Research Article

Mountain sickness, retinal haemorrhages, and acclimatisation on Mount Everest in 1975.

Br Med J 1976; 2 doi: https://doi.org/10.1136/bmj.2.6034.495 (Published 28 August 1976) Cite this as: Br Med J 1976;2:495
  1. C Clarke,
  2. J Duff

    Abstract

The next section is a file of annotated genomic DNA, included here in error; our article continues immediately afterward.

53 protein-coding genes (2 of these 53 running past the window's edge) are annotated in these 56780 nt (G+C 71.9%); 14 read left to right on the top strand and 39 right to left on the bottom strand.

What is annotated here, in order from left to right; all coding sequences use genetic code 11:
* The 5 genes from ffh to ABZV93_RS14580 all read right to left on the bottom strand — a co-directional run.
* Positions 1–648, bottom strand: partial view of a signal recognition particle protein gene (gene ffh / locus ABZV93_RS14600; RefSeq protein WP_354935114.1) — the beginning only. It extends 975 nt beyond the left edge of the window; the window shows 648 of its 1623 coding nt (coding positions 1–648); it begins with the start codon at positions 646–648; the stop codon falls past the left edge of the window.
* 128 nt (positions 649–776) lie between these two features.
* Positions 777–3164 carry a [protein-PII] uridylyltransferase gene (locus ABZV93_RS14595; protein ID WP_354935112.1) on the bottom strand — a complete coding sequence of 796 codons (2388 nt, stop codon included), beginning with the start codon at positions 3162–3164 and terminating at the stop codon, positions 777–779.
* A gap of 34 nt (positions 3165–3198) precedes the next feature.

During the 1975 British Everest Expedition, which made the first ascent of the south-west face, observations were made in relation to mountain sickness and the appearance of retinal changes. Two Sherpas with cerebral oedema and one Briton with pulmonary oedema were treated. Retinal haemorrhages occurred in four out of six Britons who were newcomers to altitudes over 6000 m (19 685 ft) but in only two out of 14 Britons who had previously visited these altitudes. Intraocular pressures during ascent to 6000 m were within normal limits. The relevance of the ocular findings to acclimatisation in previous years was examined, the results supporting the hypothesis of a "carry-over" effect from previous visits to high altitude.